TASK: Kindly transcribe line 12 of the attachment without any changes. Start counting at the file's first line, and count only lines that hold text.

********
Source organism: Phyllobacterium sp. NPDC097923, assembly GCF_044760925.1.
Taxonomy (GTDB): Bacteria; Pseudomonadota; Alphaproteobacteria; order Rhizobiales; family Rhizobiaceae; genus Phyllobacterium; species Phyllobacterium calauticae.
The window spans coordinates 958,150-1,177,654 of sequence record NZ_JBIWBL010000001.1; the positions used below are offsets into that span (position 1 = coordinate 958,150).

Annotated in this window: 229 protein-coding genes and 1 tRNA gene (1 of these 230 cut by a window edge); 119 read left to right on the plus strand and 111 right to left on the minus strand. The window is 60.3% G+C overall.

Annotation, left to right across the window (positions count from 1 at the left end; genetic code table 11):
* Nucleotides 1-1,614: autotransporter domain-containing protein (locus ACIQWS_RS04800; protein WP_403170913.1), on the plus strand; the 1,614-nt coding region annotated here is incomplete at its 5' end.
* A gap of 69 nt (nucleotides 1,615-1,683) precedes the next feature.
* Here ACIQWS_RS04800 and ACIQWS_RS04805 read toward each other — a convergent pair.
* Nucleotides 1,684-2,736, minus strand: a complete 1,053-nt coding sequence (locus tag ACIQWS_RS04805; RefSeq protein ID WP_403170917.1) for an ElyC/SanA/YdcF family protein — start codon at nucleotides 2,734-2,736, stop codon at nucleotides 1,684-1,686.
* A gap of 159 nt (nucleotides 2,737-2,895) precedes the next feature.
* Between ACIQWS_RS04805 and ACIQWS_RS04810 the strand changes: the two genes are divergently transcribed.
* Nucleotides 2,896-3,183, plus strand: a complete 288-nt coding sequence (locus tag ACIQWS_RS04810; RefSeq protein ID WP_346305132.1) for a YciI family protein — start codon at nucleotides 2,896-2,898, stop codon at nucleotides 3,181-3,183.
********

* Nucleotides 2,896-3,183, plus strand: a complete 288-nt coding sequence (locus tag ACIQWS_RS04810; RefSeq protein ID WP_346305132.1) for a YciI family protein — start codon at nucleotides 2,896-2,898, stop codon at nucleotides 3,181-3,183.